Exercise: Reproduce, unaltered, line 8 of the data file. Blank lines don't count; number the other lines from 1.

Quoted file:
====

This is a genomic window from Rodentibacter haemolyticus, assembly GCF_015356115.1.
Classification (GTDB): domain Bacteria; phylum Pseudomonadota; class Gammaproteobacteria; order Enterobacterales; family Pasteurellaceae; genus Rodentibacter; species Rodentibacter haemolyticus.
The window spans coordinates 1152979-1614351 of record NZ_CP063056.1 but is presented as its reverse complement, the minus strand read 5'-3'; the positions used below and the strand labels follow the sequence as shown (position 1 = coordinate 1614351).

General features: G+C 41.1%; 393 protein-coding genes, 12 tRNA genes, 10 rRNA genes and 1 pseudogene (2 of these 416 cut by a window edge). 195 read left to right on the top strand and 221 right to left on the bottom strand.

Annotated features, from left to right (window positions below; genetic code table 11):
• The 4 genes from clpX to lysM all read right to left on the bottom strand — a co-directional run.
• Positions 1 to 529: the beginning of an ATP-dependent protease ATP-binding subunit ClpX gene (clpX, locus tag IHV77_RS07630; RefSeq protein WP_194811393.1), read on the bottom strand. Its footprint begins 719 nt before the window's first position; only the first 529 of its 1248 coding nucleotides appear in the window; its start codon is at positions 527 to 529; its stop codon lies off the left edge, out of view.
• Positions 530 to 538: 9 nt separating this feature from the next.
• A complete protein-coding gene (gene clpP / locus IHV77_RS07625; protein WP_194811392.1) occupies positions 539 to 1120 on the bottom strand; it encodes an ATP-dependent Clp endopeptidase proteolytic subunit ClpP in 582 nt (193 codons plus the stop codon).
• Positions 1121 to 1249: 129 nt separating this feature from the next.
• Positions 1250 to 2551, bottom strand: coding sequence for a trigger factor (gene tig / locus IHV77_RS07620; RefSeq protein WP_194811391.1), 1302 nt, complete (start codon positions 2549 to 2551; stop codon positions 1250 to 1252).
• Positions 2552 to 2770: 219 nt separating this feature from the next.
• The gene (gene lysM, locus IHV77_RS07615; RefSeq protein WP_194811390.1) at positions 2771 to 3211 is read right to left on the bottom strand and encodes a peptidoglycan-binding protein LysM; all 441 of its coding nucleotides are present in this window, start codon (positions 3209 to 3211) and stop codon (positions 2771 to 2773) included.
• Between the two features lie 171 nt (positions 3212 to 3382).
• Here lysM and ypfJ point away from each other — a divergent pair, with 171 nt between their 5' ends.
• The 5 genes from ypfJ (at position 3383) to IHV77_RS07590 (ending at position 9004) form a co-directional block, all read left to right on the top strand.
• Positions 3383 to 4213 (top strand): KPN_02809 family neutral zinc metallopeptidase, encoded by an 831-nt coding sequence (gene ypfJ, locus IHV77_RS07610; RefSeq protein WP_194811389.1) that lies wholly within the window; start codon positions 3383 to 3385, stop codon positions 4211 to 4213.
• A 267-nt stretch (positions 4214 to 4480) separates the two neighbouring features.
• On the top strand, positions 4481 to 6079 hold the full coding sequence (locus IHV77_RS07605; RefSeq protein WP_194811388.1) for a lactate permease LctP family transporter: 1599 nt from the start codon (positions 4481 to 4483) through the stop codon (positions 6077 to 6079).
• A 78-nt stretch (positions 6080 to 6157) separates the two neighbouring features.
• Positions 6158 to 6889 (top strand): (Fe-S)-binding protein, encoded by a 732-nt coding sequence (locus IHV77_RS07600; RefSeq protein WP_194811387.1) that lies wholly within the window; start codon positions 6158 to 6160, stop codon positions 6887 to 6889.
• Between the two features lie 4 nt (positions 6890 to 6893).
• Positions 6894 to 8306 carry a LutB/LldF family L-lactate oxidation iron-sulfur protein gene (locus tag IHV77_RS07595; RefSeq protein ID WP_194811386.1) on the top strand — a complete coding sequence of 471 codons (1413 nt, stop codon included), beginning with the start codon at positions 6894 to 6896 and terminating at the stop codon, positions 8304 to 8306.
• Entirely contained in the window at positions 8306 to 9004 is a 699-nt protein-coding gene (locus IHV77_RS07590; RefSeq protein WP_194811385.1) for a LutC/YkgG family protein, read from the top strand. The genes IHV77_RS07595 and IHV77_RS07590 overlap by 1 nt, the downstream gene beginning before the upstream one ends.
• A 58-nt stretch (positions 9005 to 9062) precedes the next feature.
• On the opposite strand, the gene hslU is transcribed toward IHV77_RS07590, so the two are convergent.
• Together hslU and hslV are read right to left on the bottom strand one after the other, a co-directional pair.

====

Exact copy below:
• Positions 530 to 538: 9 nt separating this feature from the next.